Chronology of optic nerve head and retinal responses to elevated intraocular pressure

Elaine Johnson, Lisa M H Deppmeier, Susan K F Wentzien, Immanuel Hsu, John Morrison

Research output: Contribution to journalArticle

181 Citations (Scopus)

Abstract

Purpose. To determine the chronology of optic nerve head and retinal responses to elevated intraocular pressure (IOP). Methods. After 1 to 39 days of unilaterally elevated IOP, experimental and fellow rat eyes were examined for morphology and immunohistochemical labeling alterations and for ganglion cell DNA fragmentation. Results. Mean IOP for the experimental eyes was 36 ± 8 mm Hg, an approximately 15-mm Hg elevation above normal values. By 7 days of pressure elevation above 40 mm Hg, endogenous immunostaining for brain- derived neurotrophic factor and neurotrophin 4/5 was absent from the nerve head and superior retina, whereas normal labeling was present in the inferior retina and distal optic nerve of these same eyes. These changes were preceded by a loss of gap junctional connexin43 labeling and astrocytic proliferation in the nerve head and by increased retinal ganglion cell layer apoptosis in the retina. Nerve head depletion of neurotrophins coincided with evidence of axonal degeneration, loss of astrocytic glial fibrillary acidic protein staining, and spread of collagen VI vascular immunolabeling. After longer durations at these same pressures, neurotrophin labeling returned to nerve head glia and scattered retinal ganglion cells. Conclusions. Optic nerve head and retinal responses, including the depletion of endogenous neurotrophins, are readily identified in the rat eye after experimental IOP elevation. However, the apparent chronology of these responses suggests that the withdrawal of neurotrophic support was not the only determinant of retinal ganglion cell apoptosis and axonal degeneration in response to pressure.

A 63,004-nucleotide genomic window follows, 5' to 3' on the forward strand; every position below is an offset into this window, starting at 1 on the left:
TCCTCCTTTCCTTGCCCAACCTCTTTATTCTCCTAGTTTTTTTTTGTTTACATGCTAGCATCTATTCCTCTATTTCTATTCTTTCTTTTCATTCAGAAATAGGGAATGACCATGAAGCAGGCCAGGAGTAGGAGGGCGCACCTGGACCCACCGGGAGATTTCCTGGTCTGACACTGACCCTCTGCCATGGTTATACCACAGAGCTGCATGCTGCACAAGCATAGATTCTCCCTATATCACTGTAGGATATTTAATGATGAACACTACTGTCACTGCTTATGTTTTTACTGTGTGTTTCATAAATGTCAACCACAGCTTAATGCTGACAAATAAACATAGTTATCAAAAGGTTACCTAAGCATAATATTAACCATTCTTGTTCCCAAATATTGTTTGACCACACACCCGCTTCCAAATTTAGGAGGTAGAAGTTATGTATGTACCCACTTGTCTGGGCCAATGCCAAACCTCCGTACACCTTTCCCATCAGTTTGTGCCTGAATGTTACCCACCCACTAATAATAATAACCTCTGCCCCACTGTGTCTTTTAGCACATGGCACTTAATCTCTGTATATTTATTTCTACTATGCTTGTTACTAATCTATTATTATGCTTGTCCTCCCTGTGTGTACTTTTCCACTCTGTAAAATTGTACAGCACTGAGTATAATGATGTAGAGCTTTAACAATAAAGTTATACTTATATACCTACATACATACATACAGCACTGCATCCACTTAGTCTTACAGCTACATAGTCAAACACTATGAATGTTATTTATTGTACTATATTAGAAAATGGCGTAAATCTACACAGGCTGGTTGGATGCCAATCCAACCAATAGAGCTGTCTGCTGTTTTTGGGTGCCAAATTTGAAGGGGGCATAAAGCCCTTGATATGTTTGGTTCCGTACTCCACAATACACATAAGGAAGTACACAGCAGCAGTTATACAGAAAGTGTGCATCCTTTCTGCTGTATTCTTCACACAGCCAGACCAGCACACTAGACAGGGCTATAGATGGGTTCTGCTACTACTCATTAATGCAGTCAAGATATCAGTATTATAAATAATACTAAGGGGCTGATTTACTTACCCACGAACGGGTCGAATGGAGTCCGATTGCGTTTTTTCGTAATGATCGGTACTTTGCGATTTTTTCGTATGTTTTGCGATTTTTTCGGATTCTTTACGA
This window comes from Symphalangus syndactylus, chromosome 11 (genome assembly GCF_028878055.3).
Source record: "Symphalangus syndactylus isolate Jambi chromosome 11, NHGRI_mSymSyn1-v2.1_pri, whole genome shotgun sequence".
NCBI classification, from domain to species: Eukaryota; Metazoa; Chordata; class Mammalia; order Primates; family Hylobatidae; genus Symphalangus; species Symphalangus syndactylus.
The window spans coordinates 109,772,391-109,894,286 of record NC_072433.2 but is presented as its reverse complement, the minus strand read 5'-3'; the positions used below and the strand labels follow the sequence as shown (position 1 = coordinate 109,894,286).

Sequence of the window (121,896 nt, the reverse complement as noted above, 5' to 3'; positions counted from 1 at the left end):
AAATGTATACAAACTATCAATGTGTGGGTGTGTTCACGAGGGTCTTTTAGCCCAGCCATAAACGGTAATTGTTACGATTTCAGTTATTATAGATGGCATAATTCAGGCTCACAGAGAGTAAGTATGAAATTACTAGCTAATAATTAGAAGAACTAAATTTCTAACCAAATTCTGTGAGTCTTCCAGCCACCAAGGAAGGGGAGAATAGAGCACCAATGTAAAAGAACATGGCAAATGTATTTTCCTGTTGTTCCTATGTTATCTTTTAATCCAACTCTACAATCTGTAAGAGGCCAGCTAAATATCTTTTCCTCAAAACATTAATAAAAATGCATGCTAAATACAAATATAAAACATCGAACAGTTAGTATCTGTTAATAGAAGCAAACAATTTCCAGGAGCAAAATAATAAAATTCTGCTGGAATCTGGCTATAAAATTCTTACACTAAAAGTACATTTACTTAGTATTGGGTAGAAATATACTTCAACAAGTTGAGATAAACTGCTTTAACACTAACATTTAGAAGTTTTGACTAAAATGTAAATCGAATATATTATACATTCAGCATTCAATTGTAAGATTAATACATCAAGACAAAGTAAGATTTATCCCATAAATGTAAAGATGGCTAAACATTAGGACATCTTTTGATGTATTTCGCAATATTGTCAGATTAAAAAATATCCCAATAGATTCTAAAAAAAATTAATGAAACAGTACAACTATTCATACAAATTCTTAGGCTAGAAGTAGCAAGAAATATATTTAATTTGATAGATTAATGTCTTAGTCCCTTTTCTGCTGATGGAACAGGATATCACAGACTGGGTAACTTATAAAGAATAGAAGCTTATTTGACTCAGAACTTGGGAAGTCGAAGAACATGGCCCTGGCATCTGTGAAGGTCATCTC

Original languageEnglish (US)
Pages (from-to)431-442
Number of pages12
JournalInvestigative Ophthalmology and Visual Science
Volume41
Issue number2
StatePublished - 2000

Fingerprint

Chronology
Optic Disk
Intraocular Pressure
Retinal Ganglion Cells
Nerve Growth Factors
Retina
Pressure
Apoptosis
Connexin 43
Glial Fibrillary Acidic Protein
Brain-Derived Neurotrophic Factor
DNA Fragmentation
Optic Nerve
Neuroglia
Ganglia
Blood Vessels
Reference Values
Collagen
Staining and Labeling

ASJC Scopus subject areas

  • Ophthalmology

Cite this

Chronology of optic nerve head and retinal responses to elevated intraocular pressure. / Johnson, Elaine; Deppmeier, Lisa M H; Wentzien, Susan K F; Hsu, Immanuel; Morrison, John.

In: Investigative Ophthalmology and Visual Science, Vol. 41, No. 2, 2000, p. 431-442.

Research output: Contribution to journalArticle

@article{103dda761b414035900e808097a9328c,
title = "Chronology of optic nerve head and retinal responses to elevated intraocular pressure",